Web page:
- If inappropriacy is confined to an individual or if the source of a wider ‘trend’ is discovered, we recommend one to one sessions in addition to the whole school approach, to ensure the child fully understands what is okay and not okay. Use of inappropriate language or behaviour may be indicative of abuse or early stage indicators such as exposure to pornography, therefore immediate one to one intervention is recommended. If you suspect a child may be being abused please refer to your school’s child protection policy, Safeguarding lead or if still in doubt the government guidelines on what to do.
What should I put in our school RSE policy?
- At present RSE Policies should be in accordance with the Department for Education guidelines published in February 2019 https://www.gov.uk/government/publications/relationships-education-relationships-and-sex-education-rse-and-health-education
- As from September 2020. Relationship & Sex Education will be statutory in all Schools .
- As part of the Growing Up Safe: Whole School Approach programme BigTalk Education will provide a free example RSE policy for partner schools.
What is in the new statutory guidance?
- The new RSE guidance is currently only in draft form. However it does not give a year by year programme of study, but says that learning needs to start at the beginning of primary.
- There is no table listing what is included in sex education for primary school. However, there is a paragraph recommending that all primary schools have a programme of sex education which includes preparing pupils for the changes adolescence brings and learning how a baby is conceived and born.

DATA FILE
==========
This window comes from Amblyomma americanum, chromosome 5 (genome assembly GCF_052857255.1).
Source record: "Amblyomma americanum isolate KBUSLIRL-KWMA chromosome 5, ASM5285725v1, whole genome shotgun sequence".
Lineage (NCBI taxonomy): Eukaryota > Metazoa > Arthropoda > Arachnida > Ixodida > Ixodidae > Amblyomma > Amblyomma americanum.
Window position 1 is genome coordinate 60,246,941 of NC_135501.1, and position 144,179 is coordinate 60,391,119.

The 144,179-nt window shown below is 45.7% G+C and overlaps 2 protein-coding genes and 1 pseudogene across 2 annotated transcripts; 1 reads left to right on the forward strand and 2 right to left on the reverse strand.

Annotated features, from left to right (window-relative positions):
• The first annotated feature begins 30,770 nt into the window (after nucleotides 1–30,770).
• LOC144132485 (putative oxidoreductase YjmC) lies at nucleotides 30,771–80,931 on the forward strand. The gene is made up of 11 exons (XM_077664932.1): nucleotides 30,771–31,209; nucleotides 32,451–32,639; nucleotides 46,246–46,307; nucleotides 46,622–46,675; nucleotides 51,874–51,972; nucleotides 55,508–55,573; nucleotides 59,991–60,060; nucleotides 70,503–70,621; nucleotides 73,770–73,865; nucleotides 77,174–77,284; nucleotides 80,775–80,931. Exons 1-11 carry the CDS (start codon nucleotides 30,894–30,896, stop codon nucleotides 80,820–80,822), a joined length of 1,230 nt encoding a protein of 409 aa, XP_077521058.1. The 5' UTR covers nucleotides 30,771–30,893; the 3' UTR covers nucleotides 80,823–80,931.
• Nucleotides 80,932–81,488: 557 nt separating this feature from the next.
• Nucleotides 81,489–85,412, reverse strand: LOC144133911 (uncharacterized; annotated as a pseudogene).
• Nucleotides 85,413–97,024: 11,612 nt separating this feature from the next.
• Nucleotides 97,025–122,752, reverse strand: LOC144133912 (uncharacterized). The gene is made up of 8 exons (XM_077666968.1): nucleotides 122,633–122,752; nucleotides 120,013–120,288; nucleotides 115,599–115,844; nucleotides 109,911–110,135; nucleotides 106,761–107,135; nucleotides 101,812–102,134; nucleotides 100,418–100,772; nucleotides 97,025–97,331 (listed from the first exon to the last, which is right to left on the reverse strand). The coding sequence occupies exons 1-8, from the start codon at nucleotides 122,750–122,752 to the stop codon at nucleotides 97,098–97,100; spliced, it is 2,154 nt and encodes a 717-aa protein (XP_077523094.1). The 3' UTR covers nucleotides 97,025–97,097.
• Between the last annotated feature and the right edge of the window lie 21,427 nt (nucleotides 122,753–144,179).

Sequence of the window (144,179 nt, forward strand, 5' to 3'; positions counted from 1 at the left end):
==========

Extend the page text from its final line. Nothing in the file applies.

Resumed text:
- Puberty is included in Health education.
- The proposal is that parents will only be able to excuse their child from the sex education part of the curriculum (but not from national curriculum Science), not from Relationships Education at either level.
What do OFSTED require when it comes to RSE and how can you help us be Outstanding?
- In its 2013 Report PSHE, Not Yet Good Enough Ofsted were quite explicit about what they expected to see in Schools.
"This is our second year with the programme and we wanted to roll this out across the whole school. The sessions were thoroughly informative dealing with issues sensitively but openly. The programme covered a lot of ground effectively. Our children are now confident, knowledgeable and will hopeful grow to be respectful adults once again, a great job. Thank you for spending the day with us."
"The materials used are at an informative level, without being inappropriate. The language used by the team was at the children's' level so they were able to understand. The children were put at ease, to answer and ask questions. The section on reproduction was very well discussed and paced, to inform the children about sexual relationships, as too were the puberty and period sections. Very good tutors!"
"One of the best talks on this subject area I have experienced in my teaching career. The instructors were very relaxed and this created a relaxed and open environment."
"High quality delivery which is completely age appropriate, also includes e-safety, transgender, gay, lesbian – essential knowledge."